Learning from Community

Title of Proposal

Learning from Community: Methodological and Practical Reflections on Shifting the Academy

Presenter Name(s)

Terry L. Mitchell, PhD

, Jane Hennig, MA, 

Maria Liegghio, MA, 

Lindsay Buckingham-Rivard, MA

Abstract

Research Team: The Centre for Community Research, Learning and Action (CCRLA) at Wilfrid Laurier University (WLU) and the Volunteer Action Centre (VAC) of Kitchener-Waterloo and Area, in conjunction with the Laurier Centre for Community Service Learning (LCCSL) are collaboratively working on a participatory study examining the activity, processes, and impact of community engaged scholarship (CES) at WLU and affected communities. 

Objectives: The broad objective of this study is to reflect on current practices of CES considering mechanisms of institutional change to advance transformative outcomes of campus-community partnerships. 

Theme: As such, this study aligns well with the fourth theme of the Community Engaged Scholarship conference, Strategies for Institutional Change. 
Relevance: To date, research examining the impacts of CSL has focused primarily on the outcomes for students, the potential benefits and barriers for faculty, and the differences between the cultures of academe and community. Community experience, needs, and perspective are, however, essential to the restructuring of university culture and protocols for CES. This study is designed to increase understanding of the varied experiences of community members and faculty, with attention to issues of voice, power, resources, and mutual benefit.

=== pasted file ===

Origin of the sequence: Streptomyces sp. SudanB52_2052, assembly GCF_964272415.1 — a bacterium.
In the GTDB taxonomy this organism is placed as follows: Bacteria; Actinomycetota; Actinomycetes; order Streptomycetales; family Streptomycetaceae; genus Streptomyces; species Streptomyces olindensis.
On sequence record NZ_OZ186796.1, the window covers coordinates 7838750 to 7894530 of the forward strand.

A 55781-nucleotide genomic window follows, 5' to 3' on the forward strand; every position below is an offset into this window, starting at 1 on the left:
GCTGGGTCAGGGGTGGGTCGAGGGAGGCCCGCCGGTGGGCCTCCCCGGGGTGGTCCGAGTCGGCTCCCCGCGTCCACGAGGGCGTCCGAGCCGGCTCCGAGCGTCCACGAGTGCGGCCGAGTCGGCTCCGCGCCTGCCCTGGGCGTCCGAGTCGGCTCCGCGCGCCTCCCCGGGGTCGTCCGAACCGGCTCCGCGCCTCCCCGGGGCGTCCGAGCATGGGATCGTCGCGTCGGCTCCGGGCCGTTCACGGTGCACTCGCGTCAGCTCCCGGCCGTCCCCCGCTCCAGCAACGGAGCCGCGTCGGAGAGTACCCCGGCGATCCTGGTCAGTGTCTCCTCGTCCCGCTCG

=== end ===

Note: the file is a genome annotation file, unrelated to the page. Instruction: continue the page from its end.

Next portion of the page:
Design: Our collaborative, participatory research design affirms the place of community voice and vision in the development of a new era of, and social architecture for, community-campus partnerships. Two advisory groups of community representatives from Brantford and Kitchener-Waterloo and two advisory groups of faculty representatives from Laurier Brantford and Waterloo campuses are assisting us in refining the focus of a larger study on CES, informing the methods, and reflecting upon the initial interpretation of the findings of the larger study. 

Contribution: University and community representatives of our research team will present critical insights from the first phase of the study. We will share the analysis of the community and faculty advisory group data on priorities for institutional change to advance effective, mutually beneficial community-university partnerships. We will also provide methodological reflections on studying the structures and processes of CES from a community versus university centric perspective, considering the potential for increasingly transformative outcomes through a study of community informed models of campus-community partnerships.



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